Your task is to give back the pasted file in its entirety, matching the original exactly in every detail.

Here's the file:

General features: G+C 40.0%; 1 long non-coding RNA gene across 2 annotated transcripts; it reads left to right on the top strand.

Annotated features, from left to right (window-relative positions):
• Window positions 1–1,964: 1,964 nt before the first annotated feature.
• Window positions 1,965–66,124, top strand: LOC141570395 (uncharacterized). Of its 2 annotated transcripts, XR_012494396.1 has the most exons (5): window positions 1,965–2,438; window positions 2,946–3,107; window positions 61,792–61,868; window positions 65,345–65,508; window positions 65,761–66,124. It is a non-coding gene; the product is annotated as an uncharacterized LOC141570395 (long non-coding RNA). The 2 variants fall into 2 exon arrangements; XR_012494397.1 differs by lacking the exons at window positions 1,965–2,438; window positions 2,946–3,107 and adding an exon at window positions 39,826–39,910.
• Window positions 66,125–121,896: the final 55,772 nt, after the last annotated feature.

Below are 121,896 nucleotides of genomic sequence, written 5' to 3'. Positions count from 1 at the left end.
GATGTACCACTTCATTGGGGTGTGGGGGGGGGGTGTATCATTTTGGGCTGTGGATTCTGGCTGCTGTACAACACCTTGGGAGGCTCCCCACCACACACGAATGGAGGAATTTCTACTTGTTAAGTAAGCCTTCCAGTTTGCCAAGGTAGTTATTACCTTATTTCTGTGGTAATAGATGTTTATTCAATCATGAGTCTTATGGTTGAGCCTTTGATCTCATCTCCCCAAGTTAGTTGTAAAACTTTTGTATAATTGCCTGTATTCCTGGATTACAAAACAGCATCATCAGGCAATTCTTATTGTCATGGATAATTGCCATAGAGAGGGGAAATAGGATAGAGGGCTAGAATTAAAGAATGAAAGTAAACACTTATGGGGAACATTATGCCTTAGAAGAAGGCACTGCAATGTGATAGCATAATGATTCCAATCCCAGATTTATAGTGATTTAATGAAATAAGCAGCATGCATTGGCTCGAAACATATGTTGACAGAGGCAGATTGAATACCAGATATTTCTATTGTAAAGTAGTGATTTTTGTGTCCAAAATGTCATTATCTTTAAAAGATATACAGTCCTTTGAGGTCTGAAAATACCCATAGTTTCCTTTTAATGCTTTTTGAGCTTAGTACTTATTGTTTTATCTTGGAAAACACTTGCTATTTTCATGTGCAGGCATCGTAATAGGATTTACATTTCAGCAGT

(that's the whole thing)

General features: G+C 40.0%; 1 long non-coding RNA gene across 2 annotated transcripts; it reads left to right on the top strand.

Annotated features, from left to right (window-relative positions):
• Window positions 1–1,964: 1,964 nt before the first annotated feature.
• Window positions 1,965–66,124, top strand: LOC141570395 (uncharacterized). Of its 2 annotated transcripts, XR_012494396.1 has the most exons (5): window positions 1,965–2,438; window positions 2,946–3,107; window positions 61,792–61,868; window positions 65,345–65,508; window positions 65,761–66,124. It is a non-coding gene; the product is annotated as an uncharacterized LOC141570395 (long non-coding RNA). The 2 variants fall into 2 exon arrangements; XR_012494397.1 differs by lacking the exons at window positions 1,965–2,438; window positions 2,946–3,107 and adding an exon at window positions 39,826–39,910.
• Window positions 66,125–121,896: the final 55,772 nt, after the last annotated feature.

Below are 121,896 nucleotides of genomic sequence, written 5' to 3'. Positions count from 1 at the left end.
GATGTACCACTTCATTGGGGTGTGGGGGGGGGGTGTATCATTTTGGGCTGTGGATTCTGGCTGCTGTACAACACCTTGGGAGGCTCCCCACCACACACGAATGGAGGAATTTCTACTTGTTAAGTAAGCCTTCCAGTTTGCCAAGGTAGTTATTACCTTATTTCTGTGGTAATAGATGTTTATTCAATCATGAGTCTTATGGTTGAGCCTTTGATCTCATCTCCCCAAGTTAGTTGTAAAACTTTTGTATAATTGCCTGTATTCCTGGATTACAAAACAGCATCATCAGGCAATTCTTATTGTCATGGATAATTGCCATAGAGAGGGGAAATAGGATAGAGGGCTAGAATTAAAGAATGAAAGTAAACACTTATGGGGAACATTATGCCTTAGAAGAAGGCACTGCAATGTGATAGCATAATGATTCCAATCCCAGATTTATAGTGATTTAATGAAATAAGCAGCATGCATTGGCTCGAAACATATGTTGACAGAGGCAGATTGAATACCAGATATTTCTATTGTAAAGTAGTGATTTTTGTGTCCAAAATGTCATTATCTTTAAAAGATATACAGTCCTTTGAGGTCTGAAAATACCCATAGTTTCCTTTTAATGCTTTTTGAGCTTAGTACTTATTGTTTTATCTTGGAAAACACTTGCTATTTTCATGTGCAGGCATCGTAATAGGATTTACATTTCAGCAGT